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Software cannot be free, but users can be

From: Gergely Varju
Subject: Software cannot be free, but users can be
Date: Mon, 5 Jan 2015 17:18:12 +0100



In an e-mail about LLVM/Clang this email address was provided for those who would argue about changing some goals of GNU projects. When you say Free Software is a Free a sin Freedom, is the software itself realy free in that sense? No. Software itself doesn’t have free will, and it would be hard to create a self aware AI with free will, that is free. At worst it isn’t free, because if it goes against our will, we can turn that computer off and uninstall it. Users, contributors, developers and the market can be free. And there are two possible goals there: maximize this freedom, or reduce it by giving more control to a privileged group. The smaller this privileged group is, the more control they have, the less freedom everyone else would have.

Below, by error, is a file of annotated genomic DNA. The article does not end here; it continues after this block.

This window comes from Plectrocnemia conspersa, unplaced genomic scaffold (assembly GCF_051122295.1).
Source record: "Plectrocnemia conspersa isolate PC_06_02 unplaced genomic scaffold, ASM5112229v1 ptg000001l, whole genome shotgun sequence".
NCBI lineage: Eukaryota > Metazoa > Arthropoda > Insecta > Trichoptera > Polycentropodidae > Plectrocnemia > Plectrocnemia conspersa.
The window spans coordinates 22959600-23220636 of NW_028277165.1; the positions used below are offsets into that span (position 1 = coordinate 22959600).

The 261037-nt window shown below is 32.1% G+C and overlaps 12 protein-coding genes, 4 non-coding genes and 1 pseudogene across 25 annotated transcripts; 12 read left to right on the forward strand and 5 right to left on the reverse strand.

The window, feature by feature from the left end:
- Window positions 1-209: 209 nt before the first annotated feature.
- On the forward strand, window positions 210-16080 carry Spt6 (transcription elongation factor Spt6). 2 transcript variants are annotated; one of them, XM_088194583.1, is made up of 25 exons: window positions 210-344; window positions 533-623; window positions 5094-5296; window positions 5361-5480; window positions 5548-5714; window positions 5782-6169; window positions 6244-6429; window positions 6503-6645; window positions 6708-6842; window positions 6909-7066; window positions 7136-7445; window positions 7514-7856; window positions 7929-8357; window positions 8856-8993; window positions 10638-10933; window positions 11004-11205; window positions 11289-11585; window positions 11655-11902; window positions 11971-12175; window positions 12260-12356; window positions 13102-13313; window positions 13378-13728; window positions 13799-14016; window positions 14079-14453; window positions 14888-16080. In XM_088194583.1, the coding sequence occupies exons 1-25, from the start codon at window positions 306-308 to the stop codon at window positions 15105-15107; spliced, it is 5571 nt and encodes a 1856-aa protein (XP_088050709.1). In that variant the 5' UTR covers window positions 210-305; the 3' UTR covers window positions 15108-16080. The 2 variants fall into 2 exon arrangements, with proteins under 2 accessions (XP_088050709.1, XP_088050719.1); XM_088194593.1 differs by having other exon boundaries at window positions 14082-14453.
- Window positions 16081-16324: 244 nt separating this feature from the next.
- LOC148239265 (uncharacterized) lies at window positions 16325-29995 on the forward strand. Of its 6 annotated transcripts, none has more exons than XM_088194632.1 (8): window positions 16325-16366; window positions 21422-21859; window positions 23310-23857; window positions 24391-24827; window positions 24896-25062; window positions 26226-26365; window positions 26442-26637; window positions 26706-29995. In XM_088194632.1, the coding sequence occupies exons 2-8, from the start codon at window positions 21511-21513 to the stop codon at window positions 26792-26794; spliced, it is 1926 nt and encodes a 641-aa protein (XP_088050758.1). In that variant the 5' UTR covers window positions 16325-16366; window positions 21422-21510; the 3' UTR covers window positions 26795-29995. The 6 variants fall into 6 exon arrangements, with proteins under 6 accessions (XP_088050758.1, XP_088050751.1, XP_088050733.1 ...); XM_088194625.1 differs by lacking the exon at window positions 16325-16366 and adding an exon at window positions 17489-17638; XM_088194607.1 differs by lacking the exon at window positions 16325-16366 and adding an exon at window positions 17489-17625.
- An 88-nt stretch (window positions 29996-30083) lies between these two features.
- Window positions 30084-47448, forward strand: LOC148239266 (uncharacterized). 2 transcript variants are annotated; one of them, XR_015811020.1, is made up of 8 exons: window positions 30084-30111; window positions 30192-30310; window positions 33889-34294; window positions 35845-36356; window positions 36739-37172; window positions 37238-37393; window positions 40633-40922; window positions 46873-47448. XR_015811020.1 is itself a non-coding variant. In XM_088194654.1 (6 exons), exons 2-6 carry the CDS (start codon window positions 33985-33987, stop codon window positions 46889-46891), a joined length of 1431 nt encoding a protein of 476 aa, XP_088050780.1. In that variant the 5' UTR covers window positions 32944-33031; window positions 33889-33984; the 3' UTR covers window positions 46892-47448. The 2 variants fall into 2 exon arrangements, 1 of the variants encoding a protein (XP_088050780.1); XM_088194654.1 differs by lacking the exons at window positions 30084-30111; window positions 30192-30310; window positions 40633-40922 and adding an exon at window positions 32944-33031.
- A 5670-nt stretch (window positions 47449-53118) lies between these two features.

Of course the above isn’t new to you, but the question is: What kind of freedom an end user should have. GNU means GNU is Not Unix. Why? Because someone decided about the licensing terms for contributions of other people without their consent. And they did it to promote their own interests against those contributors. When the exact same thing happens with GNU project, you should ask yourself: What went wrong? And you can’t claim you do it for the right reasons, because developers of UNIX could point to good reasons they protect. Like getting paid for your work (as programmer), return on investment to make sure investors finance R&D. They have pretty good moral reasons, and once you are only against their property, against profit your agenda will be a communist agenda, and if you are willing to hurt other people to promote it you won’t be any better than Stalin.